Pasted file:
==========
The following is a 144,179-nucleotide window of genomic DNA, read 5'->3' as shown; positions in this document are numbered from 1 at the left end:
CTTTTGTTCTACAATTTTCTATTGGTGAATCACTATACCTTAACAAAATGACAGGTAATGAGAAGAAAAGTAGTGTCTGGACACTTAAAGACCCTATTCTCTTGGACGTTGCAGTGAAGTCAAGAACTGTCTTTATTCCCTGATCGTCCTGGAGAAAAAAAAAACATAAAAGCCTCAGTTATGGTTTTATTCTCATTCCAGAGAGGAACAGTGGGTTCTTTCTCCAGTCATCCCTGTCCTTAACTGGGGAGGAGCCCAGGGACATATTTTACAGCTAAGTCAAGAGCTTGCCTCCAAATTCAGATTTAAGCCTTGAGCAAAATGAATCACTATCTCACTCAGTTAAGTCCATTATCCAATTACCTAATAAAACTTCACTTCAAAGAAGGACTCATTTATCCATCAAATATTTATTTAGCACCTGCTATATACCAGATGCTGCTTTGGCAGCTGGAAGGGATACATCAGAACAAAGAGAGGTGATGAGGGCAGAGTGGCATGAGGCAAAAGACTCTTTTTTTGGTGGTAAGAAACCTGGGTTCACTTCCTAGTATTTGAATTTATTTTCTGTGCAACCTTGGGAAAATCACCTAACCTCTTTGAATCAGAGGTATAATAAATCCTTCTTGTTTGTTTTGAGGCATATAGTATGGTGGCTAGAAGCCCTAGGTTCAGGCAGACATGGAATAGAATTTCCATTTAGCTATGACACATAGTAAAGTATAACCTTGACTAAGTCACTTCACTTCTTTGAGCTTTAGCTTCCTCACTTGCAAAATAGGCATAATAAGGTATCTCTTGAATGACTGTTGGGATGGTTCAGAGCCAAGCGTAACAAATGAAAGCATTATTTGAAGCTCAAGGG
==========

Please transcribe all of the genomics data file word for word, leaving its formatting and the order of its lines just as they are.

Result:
The following is a 144,179-nucleotide window of genomic DNA, read 5'->3' as shown; positions in this document are numbered from 1 at the left end:
CTTTTGTTCTACAATTTTCTATTGGTGAATCACTATACCTTAACAAAATGACAGGTAATGAGAAGAAAAGTAGTGTCTGGACACTTAAAGACCCTATTCTCTTGGACGTTGCAGTGAAGTCAAGAACTGTCTTTATTCCCTGATCGTCCTGGAGAAAAAAAAAACATAAAAGCCTCAGTTATGGTTTTATTCTCATTCCAGAGAGGAACAGTGGGTTCTTTCTCCAGTCATCCCTGTCCTTAACTGGGGAGGAGCCCAGGGACATATTTTACAGCTAAGTCAAGAGCTTGCCTCCAAATTCAGATTTAAGCCTTGAGCAAAATGAATCACTATCTCACTCAGTTAAGTCCATTATCCAATTACCTAATAAAACTTCACTTCAAAGAAGGACTCATTTATCCATCAAATATTTATTTAGCACCTGCTATATACCAGATGCTGCTTTGGCAGCTGGAAGGGATACATCAGAACAAAGAGAGGTGATGAGGGCAGAGTGGCATGAGGCAAAAGACTCTTTTTTTGGTGGTAAGAAACCTGGGTTCACTTCCTAGTATTTGAATTTATTTTCTGTGCAACCTTGGGAAAATCACCTAACCTCTTTGAATCAGAGGTATAATAAATCCTTCTTGTTTGTTTTGAGGCATATAGTATGGTGGCTAGAAGCCCTAGGTTCAGGCAGACATGGAATAGAATTTCCATTTAGCTATGACACATAGTAAAGTATAACCTTGACTAAGTCACTTCACTTCTTTGAGCTTTAGCTTCCTCACTTGCAAAATAGGCATAATAAGGTATCTCTTGAATGACTGTTGGGATGGTTCAGAGCCAAGCGTAACAAATGAAAGCATTATTTGAAGCTCAAGGG